The Ulster or Northern Ireland Protestant community emerged after English Protestants colonized the Northern Parts. Those involved in managing the plantation seized any opportunity given to them to control and anglicize the predominantly Catholic population at the time. The influx of Scottish and English Protestants decisively changed the demographics of Ulster, which gave it a Protestant majority. Before this, Protestants only made a third of the population and in no time became an overwhelming majority.
The vast majority of Irish Protestants live in Northern Ireland. These Christians are also known as unionists partly because of their union with Great Britain. Unionism has further split the Ulster population into two main functions. The Ulster British – who identify themselves as the British, and the Ulster Loyalists – who prioritize their Protestantism before looking at their political affiliations.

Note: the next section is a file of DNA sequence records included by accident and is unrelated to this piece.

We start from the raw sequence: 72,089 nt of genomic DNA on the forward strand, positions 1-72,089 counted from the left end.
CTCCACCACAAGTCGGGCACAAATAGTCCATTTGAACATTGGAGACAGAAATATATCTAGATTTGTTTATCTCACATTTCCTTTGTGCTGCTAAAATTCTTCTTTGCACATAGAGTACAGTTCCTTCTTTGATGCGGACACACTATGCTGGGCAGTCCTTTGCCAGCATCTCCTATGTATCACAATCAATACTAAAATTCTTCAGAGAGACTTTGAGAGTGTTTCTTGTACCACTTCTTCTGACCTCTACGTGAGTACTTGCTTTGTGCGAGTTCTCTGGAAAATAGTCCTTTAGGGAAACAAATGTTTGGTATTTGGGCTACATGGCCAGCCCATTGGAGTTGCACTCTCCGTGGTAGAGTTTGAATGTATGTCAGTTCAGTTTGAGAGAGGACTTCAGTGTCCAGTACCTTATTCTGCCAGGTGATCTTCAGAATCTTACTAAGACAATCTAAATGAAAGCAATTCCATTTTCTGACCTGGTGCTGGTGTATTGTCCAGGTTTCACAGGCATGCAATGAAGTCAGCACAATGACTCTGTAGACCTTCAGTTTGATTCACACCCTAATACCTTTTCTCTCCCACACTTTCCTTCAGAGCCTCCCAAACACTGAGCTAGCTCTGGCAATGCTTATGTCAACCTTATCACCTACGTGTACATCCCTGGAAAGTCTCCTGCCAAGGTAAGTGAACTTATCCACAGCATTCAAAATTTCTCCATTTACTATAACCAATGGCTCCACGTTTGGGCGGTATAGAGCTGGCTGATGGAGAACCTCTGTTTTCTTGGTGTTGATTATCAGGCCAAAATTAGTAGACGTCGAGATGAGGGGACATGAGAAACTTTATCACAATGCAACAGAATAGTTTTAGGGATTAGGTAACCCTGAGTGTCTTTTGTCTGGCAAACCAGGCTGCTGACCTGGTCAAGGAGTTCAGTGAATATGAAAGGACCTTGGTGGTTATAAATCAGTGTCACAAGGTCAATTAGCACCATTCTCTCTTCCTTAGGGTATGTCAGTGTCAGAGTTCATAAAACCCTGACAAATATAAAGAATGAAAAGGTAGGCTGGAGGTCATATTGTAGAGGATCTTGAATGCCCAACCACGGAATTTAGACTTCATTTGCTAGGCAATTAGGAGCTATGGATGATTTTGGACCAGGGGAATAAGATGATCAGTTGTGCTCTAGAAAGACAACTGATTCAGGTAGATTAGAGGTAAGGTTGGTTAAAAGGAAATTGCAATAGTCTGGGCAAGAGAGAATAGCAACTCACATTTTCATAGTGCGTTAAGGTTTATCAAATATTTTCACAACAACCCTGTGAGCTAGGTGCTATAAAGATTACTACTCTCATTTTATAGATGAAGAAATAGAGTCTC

Historically, there have always been more Protestants than Catholics in Northern Ireland. The scales have been shifting over the years, and the Protestant figures are slowly falling with 48% of people being Protestants, and 45% claiming to be Catholic. Population projections show that there is a real possibility of having more Catholics than Protestants in the next decade.